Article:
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When you have discussions around saving money and making sure you’re balancing your income and expenses, the discussion inevitably comes back to one simple game plan.
Having a budget is a make or break endeavor when it comes to being able to save money, and as much as you think your budget is iron clad, you have to realize that you’ve probably got a few holes in it.
Sure, you have all the major players accounted for in the collection that is your budget. Your car loan, your mortgage payment or rent, and all the utilities and credit cards you’re paying on consistently (of course if you want to keep your credit score up to par).
But what typically kills the budget are those aforementioned “holes,” which would be described as smaller expenses that typically slip through the cracks and end up costing you thousands of dollars per year, and you don’t even realize it because they’re deemed so inconsequential.
The funny thing about your budget is it almost always accounts for trips to the grocery store for the weekly or biweekly shopping list, but what about adding line items for the miscellaneous stores such as drug stores or big box membership club stores? Think about the last time you did that buying in bulk trip; where did that money come from as it relates to your budget? The drug store also can lead to buying anything from cleaning products to vitamins, and that can be a substantial amount of money.
Speaking of substantial, what about that cable bill? Well, not like you’re thinking as far as making sure the $200 cable bill is on your budget but rather kudos for canceling it. But what about making sure you take into consideration the replacement plan for not having cable. Maybe you’re going to the movies once per week or you’re subscribing to a streaming service such as Hulu or Netflix, and maybe you added satellite radio or Spotify for your music needs (now that cable is gone). Those $9.99 bills add up quickly, so you could end up missing what amounts to $50 or $60 per month, which equates to more than $600 per year, and can be anywhere up to a thousand in that 12 month time span.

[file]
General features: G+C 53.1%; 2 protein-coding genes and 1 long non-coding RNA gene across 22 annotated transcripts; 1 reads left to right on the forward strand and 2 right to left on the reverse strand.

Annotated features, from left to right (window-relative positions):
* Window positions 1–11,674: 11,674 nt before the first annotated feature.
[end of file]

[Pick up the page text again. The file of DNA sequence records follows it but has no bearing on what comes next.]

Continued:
Your budget is your lifeline when it comes to paying bills on time and subsequently saving money but if your total expenses aren’t truly a “total” or completely accounted for then having said budget won’t matter all that much.
The phrase “living paycheck to paycheck” isn’t hard to decipher, as far as what they means to you financially. Essentially, you can’t save money and you’re just barely getting by, perhaps making your bills and not having much money leftover for anything else.
And you certainly don’t have money to start saving or have some spare cash lying around for that proverbial “nest egg” everyone is always talking about or developing a game plan for retirement.
When you’re living paycheck to paycheck, you’re really missing out on what matters and retiring from work hardly is on the table or at the forefront.
Every money expert or financial guru will tell you that you need to stop living paycheck to paycheck, but that is often easier said then done.
Beating the paycheck to paycheck lifestyle is more about a mindset then anything else, although having a budget won’t hurt, either. That mindset is about taking what you make, your income, and looking long and hard at that number and taking about 30 percent off that total. That 30 percent is what is going into the bank for you to save, and the rest of the 70 percent is for your bills. Simply put, you have to live like you make less than what you really do.
That means having the necessities and anything else that fits under a banner, a number, a total amount that is less than what you actually bring home every month.
Now, as much as you can have the right mentality, that still doesn’t excuse you from having a viable budget to work with as it relates to knowing the stats, numbers and figures to make that newfound outlook that much brighter.
If you have to make difficult decisions, that is part of the process of not only budgeting but also downsizing if need be. If your house is too big and too expensive, you have to move to a smaller one or perhaps consider renting, that will allow you to build that much needed emergency fund.
That debt you’re carrying also can’t be ignored and you have to develop a plan to start paying off the small debt first so progress can be seen, and then keep the minimum payments going on the latter. As time progresses, you’ll start to see that debt paid down, and even if that means you go a few years without cable or a cell phone plan that is high on data that you really don’t need.
At that rate, your paycheck to paycheck days will be numbered.